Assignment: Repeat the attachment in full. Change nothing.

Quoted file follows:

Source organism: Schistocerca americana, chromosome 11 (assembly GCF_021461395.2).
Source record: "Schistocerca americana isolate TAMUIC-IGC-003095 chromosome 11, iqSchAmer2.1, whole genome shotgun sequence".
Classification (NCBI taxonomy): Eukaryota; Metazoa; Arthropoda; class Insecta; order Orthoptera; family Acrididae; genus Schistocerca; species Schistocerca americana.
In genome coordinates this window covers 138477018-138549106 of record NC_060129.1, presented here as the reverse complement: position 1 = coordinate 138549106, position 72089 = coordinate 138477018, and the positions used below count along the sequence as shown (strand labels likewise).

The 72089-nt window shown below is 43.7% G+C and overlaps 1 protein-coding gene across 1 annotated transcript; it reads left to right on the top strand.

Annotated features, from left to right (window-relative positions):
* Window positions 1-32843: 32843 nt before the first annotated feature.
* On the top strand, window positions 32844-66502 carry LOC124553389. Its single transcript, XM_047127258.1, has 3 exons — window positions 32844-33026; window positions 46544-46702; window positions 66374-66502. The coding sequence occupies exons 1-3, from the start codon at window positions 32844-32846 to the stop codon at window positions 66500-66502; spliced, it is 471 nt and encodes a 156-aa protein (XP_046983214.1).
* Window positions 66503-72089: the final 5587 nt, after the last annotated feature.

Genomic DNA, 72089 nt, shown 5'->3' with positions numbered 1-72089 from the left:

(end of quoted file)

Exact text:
Source organism: Schistocerca americana, chromosome 11 (assembly GCF_021461395.2).
Source record: "Schistocerca americana isolate TAMUIC-IGC-003095 chromosome 11, iqSchAmer2.1, whole genome shotgun sequence".
Classification (NCBI taxonomy): Eukaryota; Metazoa; Arthropoda; class Insecta; order Orthoptera; family Acrididae; genus Schistocerca; species Schistocerca americana.
In genome coordinates this window covers 138477018-138549106 of record NC_060129.1, presented here as the reverse complement: position 1 = coordinate 138549106, position 72089 = coordinate 138477018, and the positions used below count along the sequence as shown (strand labels likewise).

The 72089-nt window shown below is 43.7% G+C and overlaps 1 protein-coding gene across 1 annotated transcript; it reads left to right on the top strand.

Annotated features, from left to right (window-relative positions):
* Window positions 1-32843: 32843 nt before the first annotated feature.
* On the top strand, window positions 32844-66502 carry LOC124553389. Its single transcript, XM_047127258.1, has 3 exons — window positions 32844-33026; window positions 46544-46702; window positions 66374-66502. The coding sequence occupies exons 1-3, from the start codon at window positions 32844-32846 to the stop codon at window positions 66500-66502; spliced, it is 471 nt and encodes a 156-aa protein (XP_046983214.1).
* Window positions 66503-72089: the final 5587 nt, after the last annotated feature.

Genomic DNA, 72089 nt, shown 5'->3' with positions numbered 1-72089 from the left: